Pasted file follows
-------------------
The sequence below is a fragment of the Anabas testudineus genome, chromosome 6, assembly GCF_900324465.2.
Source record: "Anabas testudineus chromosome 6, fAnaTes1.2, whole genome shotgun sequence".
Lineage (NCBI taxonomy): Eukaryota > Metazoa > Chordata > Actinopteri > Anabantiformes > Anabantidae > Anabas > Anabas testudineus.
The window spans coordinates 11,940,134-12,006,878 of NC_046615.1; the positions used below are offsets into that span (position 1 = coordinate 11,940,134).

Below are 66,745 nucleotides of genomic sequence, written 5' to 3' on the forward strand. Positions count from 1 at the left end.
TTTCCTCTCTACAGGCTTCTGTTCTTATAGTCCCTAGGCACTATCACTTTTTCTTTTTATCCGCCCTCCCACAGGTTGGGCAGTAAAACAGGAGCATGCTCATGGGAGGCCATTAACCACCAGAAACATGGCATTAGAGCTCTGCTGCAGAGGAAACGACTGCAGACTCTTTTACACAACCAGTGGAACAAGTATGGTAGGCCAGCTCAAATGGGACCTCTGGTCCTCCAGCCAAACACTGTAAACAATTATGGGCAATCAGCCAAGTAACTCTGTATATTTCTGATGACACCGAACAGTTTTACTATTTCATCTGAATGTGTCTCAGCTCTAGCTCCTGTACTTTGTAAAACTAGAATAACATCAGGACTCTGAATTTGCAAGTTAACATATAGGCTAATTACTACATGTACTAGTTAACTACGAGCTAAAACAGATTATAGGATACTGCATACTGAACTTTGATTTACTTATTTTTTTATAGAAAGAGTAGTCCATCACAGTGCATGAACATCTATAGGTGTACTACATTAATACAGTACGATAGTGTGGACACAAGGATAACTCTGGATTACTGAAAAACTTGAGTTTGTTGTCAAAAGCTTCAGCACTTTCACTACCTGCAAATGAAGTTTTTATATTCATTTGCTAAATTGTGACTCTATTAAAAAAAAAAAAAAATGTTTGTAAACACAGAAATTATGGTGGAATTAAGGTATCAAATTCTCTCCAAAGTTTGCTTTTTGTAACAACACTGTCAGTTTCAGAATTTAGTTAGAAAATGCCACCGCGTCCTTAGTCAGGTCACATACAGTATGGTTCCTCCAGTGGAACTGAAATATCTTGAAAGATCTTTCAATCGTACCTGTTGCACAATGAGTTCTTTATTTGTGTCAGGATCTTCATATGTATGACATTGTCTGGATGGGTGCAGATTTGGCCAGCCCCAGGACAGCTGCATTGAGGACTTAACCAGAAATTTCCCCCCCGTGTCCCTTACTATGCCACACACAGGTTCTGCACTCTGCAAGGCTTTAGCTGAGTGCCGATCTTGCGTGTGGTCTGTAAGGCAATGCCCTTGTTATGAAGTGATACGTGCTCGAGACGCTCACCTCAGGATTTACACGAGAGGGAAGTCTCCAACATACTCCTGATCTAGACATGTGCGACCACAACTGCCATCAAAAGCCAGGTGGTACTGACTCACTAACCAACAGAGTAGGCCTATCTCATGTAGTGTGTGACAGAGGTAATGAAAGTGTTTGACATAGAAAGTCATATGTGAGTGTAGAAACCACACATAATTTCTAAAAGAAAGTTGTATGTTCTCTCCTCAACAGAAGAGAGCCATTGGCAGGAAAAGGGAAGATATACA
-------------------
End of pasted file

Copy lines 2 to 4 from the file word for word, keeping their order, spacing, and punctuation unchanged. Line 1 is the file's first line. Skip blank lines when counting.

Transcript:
Source record: "Anabas testudineus chromosome 6, fAnaTes1.2, whole genome shotgun sequence".
Lineage (NCBI taxonomy): Eukaryota > Metazoa > Chordata > Actinopteri > Anabantiformes > Anabantidae > Anabas > Anabas testudineus.
The window spans coordinates 11,940,134-12,006,878 of NC_046615.1; the positions used below are offsets into that span (position 1 = coordinate 11,940,134).